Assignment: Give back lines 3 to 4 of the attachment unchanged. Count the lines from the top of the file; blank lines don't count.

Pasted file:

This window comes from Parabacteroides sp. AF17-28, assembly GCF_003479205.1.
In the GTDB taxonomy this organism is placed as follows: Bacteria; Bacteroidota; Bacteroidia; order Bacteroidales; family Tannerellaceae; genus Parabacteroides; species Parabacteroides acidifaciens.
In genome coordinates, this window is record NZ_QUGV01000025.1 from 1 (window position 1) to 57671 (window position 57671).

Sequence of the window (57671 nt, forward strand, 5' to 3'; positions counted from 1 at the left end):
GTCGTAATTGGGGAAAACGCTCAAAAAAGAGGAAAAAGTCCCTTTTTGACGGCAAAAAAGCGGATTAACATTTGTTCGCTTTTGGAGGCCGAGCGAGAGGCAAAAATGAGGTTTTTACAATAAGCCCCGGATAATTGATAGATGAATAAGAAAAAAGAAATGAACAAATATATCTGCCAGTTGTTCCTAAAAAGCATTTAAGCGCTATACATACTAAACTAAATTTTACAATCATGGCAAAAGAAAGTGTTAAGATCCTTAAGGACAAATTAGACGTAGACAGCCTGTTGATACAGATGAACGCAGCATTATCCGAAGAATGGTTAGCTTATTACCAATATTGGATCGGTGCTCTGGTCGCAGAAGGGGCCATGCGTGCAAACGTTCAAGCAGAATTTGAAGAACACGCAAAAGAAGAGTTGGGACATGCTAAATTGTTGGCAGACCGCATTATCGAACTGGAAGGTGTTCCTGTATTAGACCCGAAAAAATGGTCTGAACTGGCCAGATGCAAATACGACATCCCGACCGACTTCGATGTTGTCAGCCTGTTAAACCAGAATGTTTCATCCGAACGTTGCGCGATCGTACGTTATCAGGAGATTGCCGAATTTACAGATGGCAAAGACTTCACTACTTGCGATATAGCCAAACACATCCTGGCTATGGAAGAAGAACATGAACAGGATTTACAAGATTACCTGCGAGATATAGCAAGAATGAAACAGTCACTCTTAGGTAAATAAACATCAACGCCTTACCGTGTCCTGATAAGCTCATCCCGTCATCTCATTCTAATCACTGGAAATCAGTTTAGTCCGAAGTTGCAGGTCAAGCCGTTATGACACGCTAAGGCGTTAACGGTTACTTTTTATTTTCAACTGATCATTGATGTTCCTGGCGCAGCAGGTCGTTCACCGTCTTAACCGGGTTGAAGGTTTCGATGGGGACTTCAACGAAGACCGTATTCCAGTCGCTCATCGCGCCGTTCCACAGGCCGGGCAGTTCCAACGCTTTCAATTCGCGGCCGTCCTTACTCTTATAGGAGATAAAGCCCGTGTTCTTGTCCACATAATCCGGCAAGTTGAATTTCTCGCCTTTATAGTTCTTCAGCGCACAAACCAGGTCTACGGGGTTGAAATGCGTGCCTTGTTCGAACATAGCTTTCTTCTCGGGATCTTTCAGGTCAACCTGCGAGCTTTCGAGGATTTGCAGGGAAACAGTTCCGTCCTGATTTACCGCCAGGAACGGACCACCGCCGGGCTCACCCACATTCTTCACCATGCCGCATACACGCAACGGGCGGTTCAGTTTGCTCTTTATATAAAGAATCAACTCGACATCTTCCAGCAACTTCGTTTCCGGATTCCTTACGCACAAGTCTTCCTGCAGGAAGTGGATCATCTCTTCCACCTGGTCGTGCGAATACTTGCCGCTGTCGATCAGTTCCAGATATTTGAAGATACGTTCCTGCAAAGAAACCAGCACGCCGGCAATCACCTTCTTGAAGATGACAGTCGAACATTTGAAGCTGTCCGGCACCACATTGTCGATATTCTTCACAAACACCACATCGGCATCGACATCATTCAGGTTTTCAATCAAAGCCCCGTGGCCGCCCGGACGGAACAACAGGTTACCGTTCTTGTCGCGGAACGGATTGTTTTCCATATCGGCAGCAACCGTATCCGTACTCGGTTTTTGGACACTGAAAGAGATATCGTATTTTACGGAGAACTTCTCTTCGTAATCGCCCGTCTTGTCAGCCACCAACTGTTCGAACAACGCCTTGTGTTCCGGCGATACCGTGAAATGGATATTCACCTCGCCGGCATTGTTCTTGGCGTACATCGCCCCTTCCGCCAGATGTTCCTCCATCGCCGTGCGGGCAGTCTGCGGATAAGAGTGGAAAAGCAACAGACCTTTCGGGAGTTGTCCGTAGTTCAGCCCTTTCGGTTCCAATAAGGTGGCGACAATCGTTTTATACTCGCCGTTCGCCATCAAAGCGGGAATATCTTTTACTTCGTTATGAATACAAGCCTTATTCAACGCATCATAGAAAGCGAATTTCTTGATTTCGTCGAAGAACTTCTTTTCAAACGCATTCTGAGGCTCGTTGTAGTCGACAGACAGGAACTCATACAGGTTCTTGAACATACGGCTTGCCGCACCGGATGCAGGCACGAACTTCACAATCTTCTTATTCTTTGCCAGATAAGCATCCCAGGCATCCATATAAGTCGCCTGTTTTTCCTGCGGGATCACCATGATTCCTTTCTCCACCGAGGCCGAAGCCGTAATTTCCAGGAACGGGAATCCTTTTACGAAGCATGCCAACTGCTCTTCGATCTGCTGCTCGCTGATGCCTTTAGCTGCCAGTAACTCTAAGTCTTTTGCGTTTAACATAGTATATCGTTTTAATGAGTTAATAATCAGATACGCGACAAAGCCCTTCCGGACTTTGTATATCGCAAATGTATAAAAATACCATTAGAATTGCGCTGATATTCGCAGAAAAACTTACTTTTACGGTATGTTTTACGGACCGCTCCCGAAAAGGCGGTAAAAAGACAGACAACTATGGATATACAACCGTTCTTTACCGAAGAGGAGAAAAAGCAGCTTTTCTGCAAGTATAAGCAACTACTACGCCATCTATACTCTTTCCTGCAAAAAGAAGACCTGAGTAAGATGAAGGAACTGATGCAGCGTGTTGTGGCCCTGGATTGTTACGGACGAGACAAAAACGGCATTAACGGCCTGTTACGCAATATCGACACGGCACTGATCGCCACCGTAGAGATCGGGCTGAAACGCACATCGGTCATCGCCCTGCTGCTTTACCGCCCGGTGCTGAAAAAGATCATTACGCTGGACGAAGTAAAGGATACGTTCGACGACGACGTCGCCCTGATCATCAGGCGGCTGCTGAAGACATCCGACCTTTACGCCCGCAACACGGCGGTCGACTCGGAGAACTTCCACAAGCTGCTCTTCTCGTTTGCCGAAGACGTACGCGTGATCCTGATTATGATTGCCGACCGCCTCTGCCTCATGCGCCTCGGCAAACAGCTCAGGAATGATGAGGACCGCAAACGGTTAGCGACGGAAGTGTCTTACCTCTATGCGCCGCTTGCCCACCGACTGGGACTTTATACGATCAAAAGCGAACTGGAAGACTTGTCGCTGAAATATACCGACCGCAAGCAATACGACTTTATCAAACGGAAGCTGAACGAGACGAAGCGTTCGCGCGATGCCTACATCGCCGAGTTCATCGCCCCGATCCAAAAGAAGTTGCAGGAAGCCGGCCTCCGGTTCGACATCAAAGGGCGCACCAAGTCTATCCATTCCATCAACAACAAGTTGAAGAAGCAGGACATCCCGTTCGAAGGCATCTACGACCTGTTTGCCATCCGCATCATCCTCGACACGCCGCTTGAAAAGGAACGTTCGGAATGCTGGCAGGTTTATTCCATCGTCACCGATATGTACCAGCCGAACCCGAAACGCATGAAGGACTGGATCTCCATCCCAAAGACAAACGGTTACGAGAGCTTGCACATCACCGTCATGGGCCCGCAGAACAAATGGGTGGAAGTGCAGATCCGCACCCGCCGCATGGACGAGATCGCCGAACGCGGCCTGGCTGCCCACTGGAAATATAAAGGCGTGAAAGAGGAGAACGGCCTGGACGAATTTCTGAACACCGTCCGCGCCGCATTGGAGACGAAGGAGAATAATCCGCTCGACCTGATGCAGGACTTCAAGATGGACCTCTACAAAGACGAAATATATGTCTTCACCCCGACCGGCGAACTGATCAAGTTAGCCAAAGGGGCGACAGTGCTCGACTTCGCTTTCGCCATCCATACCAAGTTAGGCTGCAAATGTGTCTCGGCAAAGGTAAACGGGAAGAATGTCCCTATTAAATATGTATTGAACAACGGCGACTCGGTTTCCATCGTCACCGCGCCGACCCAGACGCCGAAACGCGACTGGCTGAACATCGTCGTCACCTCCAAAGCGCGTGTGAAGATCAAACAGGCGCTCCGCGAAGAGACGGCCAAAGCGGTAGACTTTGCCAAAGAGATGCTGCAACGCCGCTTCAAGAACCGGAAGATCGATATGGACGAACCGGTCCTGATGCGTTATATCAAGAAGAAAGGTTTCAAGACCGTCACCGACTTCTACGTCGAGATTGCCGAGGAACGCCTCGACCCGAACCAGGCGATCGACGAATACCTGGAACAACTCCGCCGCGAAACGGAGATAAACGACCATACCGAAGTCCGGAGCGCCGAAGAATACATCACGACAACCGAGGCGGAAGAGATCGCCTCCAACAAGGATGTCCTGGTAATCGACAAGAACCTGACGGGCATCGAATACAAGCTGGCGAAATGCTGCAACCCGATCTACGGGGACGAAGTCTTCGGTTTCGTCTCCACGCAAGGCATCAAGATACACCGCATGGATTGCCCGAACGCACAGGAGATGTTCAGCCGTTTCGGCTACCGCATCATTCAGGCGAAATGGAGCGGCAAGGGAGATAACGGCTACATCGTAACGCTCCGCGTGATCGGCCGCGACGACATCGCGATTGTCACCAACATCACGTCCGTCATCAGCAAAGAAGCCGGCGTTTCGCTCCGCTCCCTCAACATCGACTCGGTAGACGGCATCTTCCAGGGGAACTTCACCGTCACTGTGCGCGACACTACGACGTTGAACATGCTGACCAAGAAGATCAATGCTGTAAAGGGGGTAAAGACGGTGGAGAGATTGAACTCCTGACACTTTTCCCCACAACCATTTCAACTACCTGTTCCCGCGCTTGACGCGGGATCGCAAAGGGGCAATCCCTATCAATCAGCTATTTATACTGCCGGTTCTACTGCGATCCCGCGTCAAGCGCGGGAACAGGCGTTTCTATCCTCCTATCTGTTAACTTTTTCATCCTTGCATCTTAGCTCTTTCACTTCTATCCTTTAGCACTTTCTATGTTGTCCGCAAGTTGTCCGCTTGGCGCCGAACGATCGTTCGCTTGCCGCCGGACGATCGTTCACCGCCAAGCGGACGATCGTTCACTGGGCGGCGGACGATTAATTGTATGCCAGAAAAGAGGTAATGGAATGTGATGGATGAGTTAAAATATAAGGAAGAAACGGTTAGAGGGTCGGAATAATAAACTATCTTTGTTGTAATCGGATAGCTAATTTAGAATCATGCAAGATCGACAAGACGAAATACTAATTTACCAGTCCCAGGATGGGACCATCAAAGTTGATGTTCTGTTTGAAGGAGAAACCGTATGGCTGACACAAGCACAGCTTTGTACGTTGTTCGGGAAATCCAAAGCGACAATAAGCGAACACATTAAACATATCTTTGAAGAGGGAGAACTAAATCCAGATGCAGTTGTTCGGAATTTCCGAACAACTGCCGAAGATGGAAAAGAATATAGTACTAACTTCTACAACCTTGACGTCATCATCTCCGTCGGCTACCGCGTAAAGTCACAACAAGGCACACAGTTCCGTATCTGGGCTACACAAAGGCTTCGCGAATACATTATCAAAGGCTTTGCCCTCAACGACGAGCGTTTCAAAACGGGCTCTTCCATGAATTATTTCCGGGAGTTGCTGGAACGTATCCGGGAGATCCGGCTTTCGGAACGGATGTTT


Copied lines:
In genome coordinates, this window is record NZ_QUGV01000025.1 from 1 (window position 1) to 57671 (window position 57671).

Sequence of the window (57671 nt, forward strand, 5' to 3'; positions counted from 1 at the left end):